If you struggle with emotional eating, here’s a question for you - are you a bit (or a lot) of a perfectionist? Perhaps you desire to have the perfect body, the perfect life, or be the best at everything you do. While being a high-achiever is impressive and has its benefits, there’s a self-destructive aspect to being a perfectionist. When it comes to your relationship with food, being a perfectionist isn’t all its cracked up to be.
Why We Need to Ditch Perfectionism
Perfectionism is a personality trait characterized by an individual striving for flawlessness (perfection) in everything they do. But along with high performance outcomes, perfectionism often includes self criticism, high-pressure and unnecessary self-induced stress. With a perfectionist mindset, its easy to see how one’s relationship with body and food can be affected.
For example, wanting the ‘perfect body’ could be your goal. Instead of making small changes over time that lead to a healthier lifestyle, you decide on Monday that you’re starting an extremely restricted diet – no sugar, no junk food, no treats. In fact, you’re going to eat smaller portions too. The problem with this is the body doesn’t like these extreme measures because its trying to maintain balance. When you restrict your diet so drastically, your body doesn’t get enough energy to function and survive. In an attempt to get the energy and nutrients it needs, you develop cravings to fix this imbalance. This results in craving junk food, binge eating and not being able to stop even when you feel full.
Has this ever happened to you? Have you ever attempted to cut so much out of your diet, but it only lasted a few days? Have you skipped meals during the day but then found yourself overeating at night? This is one of the challenges that a perfectionist may face when dieting – because they are being too extreme with an ‘all or nothing’ mentality. Even if you don’t consider yourself to be a perfectionist, you may have experienced this cycle of restrictive eating, then overeating, then repeat.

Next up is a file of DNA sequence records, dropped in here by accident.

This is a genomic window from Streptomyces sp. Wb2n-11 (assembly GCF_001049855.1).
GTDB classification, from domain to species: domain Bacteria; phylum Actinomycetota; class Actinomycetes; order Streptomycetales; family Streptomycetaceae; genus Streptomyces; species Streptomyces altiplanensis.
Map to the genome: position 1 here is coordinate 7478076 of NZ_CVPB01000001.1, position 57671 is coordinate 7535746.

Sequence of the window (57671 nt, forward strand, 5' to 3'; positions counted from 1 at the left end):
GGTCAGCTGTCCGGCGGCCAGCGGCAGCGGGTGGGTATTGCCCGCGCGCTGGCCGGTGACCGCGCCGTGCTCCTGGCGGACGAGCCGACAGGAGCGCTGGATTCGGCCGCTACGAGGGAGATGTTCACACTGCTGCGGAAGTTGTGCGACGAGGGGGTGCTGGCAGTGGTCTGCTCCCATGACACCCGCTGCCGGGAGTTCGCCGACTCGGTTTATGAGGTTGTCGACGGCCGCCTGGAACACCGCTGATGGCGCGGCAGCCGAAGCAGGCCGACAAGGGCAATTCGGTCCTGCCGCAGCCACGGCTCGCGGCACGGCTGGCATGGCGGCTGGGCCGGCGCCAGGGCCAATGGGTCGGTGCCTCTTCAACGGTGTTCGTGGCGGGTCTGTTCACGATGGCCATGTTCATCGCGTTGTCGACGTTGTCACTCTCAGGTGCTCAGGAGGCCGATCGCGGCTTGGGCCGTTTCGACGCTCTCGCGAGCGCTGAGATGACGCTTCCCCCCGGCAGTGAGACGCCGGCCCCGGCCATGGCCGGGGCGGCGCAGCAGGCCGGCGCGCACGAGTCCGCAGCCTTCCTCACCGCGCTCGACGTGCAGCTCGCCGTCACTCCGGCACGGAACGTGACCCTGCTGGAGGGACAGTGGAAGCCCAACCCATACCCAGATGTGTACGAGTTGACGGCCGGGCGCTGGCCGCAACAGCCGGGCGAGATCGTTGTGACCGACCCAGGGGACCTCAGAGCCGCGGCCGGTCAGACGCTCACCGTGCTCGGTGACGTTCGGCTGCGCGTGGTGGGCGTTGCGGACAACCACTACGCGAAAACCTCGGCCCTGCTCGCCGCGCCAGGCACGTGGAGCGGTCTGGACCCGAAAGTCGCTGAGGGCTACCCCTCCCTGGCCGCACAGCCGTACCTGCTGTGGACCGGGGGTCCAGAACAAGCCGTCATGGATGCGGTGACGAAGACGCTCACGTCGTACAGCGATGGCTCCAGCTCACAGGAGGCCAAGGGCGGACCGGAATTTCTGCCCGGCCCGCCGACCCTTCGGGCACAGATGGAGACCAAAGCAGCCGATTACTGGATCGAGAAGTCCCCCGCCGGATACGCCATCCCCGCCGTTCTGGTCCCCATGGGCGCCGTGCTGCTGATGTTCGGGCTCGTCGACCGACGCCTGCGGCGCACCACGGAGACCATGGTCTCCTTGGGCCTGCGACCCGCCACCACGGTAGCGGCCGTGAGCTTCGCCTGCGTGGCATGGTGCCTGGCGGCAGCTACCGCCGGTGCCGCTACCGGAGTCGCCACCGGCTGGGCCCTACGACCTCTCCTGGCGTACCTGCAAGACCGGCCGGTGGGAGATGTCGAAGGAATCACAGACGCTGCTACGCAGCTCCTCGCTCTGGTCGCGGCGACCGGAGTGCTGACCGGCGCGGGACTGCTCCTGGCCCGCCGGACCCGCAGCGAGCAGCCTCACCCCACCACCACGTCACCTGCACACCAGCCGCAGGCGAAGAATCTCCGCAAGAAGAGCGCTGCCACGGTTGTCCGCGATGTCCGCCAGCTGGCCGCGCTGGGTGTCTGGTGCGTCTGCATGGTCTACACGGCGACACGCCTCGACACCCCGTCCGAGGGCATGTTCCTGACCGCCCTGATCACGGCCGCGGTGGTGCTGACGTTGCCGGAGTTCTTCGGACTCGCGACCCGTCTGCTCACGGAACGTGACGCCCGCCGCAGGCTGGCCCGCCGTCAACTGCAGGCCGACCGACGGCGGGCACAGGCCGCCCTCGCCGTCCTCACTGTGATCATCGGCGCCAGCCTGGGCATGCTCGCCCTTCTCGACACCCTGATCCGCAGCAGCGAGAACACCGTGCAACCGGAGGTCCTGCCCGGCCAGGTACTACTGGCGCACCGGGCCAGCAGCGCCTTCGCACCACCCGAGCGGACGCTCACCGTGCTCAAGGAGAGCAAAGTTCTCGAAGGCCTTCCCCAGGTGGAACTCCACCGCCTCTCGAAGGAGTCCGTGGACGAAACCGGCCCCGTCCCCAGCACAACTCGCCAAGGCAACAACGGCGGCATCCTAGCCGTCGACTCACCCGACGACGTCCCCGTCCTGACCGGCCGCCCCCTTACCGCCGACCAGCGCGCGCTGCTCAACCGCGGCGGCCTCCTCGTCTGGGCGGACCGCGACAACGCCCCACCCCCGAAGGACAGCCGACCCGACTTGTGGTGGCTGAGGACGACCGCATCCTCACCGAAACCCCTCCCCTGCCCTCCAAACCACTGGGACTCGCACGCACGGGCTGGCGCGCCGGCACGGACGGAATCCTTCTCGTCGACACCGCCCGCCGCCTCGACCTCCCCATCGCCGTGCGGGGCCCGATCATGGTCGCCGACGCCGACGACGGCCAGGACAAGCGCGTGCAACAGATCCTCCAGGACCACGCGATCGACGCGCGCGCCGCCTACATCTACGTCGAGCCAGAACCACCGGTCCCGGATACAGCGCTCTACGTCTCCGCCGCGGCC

With perfectionism, even though we’re striving for a better body, we’re actually damaging our relationship with food as well as our health, weight, and metabolism.
So, what should we strive for instead of the ‘Perfect Diet’ or the ‘Perfect Body’?
Stop dieting. No, really! Instead of having a black and white list of foods to have or avoid, follow an 80:20 ratio of eating nutritious, whole foods most of the time and enjoying not-so-healthy foods in certain social settings when healthy options aren't available. You can lose weight and improve your health without extreme dieting measures. It's not about perfection, it's about balance. Each day and situation you're in will demand different things from you. Learn to go with the flow and make the healthiest choices available, but don't beat yourself up for enjoying your favourite yummy foods now and then. For more information on following a balanced and healthy diet, read my blog on Eating for Nourishment.
If we are no longer striving for perfection, it doesn’t mean we need to let go of all our ambitions, drive and desires. It simply means that we accept our humanness – flaws and all. We need to accept reality and learn to persevere through the minor mistakes or setbacks. We won’t always eat perfectly – and that’s okay. Bodies come in different shapes and sizes – and that’s okay. We all have different skills, talents, traits, and features – and that’s good! Our uniqueness is what makes us beautiful inside and out. Learn to accept that.
When we strive for perfection, what we are really looking for is love and acceptance. Loving yourself is what makes you happy – not having the perfect body or following the perfect diet. If this is something you struggle with, begin by creating a nurturing self-care routine which is one of the foundations for healing emotional eating. To learn more about incorporating self-care, check out my blog on Building a Self-Care Routine
And remember that you’re allowed to ask for help! Perfectionists often have a very loud inner-critic. Changing your inner dialogue will take time and working with a therapist can help if you don’t know where to start. This is the ultimate gift you can give yourself – to work towards truly loving and accepting yourself just as you are. Flaws and all. =)